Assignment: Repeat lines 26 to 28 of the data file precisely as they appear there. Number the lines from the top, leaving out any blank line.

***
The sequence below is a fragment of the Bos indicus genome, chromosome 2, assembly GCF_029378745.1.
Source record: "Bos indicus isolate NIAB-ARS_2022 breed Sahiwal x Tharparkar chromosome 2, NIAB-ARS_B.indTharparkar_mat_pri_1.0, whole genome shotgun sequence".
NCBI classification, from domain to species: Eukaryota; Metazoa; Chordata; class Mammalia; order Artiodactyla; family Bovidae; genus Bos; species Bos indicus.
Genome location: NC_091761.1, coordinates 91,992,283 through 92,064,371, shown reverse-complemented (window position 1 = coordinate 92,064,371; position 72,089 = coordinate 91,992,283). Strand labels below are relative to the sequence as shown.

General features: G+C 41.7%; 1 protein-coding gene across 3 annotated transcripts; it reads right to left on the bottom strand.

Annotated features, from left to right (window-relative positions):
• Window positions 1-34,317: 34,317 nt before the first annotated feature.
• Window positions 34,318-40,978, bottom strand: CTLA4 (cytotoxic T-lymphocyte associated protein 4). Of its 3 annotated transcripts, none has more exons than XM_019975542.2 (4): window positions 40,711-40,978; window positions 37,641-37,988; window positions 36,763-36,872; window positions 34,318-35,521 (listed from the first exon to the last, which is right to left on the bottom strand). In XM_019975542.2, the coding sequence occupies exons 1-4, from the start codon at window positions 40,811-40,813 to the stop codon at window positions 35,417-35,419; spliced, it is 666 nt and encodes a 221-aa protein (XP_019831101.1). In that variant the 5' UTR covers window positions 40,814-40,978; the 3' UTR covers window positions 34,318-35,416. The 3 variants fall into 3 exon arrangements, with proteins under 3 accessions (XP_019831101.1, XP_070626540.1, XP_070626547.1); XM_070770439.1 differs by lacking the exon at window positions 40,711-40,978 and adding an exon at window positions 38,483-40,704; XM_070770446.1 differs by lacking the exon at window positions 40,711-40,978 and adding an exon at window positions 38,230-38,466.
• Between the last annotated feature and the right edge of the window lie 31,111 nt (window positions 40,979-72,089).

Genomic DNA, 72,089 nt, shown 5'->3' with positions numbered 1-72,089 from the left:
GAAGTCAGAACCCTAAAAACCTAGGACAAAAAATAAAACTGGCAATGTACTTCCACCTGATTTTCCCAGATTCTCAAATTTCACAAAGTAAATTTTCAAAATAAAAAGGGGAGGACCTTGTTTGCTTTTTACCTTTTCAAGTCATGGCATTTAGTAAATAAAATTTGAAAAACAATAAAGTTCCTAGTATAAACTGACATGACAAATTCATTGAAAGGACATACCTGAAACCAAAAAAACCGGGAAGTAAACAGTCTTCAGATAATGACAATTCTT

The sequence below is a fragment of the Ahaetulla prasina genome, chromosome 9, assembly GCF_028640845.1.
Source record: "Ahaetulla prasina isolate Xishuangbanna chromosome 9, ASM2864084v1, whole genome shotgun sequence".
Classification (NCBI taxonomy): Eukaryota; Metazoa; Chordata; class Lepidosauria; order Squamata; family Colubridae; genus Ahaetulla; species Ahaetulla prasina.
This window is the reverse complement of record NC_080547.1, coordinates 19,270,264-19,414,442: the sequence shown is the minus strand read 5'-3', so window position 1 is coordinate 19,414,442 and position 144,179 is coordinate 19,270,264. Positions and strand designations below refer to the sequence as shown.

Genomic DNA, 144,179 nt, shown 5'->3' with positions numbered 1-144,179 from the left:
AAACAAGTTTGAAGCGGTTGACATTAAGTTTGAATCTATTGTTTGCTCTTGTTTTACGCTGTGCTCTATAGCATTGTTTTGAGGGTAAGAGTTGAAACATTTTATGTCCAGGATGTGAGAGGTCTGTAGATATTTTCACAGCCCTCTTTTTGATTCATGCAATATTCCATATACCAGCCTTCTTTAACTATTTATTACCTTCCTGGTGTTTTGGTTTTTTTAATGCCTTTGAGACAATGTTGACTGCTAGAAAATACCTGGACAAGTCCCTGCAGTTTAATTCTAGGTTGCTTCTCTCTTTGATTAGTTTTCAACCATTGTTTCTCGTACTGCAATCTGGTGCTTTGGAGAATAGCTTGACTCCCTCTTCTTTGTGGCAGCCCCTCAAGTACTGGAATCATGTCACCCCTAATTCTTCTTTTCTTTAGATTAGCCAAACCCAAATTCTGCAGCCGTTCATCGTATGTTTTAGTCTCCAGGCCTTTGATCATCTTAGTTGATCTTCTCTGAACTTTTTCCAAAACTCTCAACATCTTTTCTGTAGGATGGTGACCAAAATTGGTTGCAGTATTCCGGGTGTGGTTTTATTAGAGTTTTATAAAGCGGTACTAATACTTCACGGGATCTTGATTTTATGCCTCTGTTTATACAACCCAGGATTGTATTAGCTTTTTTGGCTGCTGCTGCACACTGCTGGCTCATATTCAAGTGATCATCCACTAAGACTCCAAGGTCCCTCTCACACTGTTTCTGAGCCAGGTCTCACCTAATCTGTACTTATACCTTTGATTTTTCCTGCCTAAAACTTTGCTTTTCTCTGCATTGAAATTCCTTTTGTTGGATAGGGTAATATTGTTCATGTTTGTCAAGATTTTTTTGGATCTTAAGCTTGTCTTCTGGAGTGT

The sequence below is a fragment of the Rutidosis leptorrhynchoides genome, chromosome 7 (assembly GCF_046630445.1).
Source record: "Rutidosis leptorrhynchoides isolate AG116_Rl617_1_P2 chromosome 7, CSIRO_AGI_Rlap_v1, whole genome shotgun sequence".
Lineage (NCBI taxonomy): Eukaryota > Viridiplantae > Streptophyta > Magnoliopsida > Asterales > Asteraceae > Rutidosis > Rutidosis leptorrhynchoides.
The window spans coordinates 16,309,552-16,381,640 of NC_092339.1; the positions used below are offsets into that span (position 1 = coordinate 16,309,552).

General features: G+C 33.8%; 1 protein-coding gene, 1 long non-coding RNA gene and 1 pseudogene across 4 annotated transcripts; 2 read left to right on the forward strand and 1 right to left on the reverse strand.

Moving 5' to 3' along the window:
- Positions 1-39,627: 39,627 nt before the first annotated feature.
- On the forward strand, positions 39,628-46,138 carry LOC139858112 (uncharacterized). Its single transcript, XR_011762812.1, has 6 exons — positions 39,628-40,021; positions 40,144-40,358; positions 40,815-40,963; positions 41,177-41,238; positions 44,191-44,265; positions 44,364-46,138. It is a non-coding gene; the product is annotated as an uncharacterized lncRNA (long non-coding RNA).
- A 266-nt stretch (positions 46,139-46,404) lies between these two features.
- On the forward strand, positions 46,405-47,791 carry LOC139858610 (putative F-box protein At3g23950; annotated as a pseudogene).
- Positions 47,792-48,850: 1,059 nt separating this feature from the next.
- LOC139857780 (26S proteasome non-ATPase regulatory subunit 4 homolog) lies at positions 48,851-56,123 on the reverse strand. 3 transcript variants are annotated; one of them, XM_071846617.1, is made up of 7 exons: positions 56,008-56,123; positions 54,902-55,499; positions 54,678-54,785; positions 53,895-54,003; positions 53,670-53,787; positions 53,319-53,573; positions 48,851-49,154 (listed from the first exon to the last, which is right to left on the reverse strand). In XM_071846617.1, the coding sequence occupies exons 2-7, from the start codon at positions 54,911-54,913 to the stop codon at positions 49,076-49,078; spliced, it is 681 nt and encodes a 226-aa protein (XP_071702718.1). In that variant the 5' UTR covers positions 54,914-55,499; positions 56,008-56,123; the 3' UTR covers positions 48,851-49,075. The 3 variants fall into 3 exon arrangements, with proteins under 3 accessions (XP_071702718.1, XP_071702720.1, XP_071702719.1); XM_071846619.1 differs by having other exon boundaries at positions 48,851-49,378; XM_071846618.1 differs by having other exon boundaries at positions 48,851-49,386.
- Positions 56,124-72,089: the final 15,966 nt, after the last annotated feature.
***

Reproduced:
- A 266-nt stretch (positions 46,139-46,404) lies between these two features.
- On the forward strand, positions 46,405-47,791 carry LOC139858610 (putative F-box protein At3g23950; annotated as a pseudogene).
- Positions 47,792-48,850: 1,059 nt separating this feature from the next.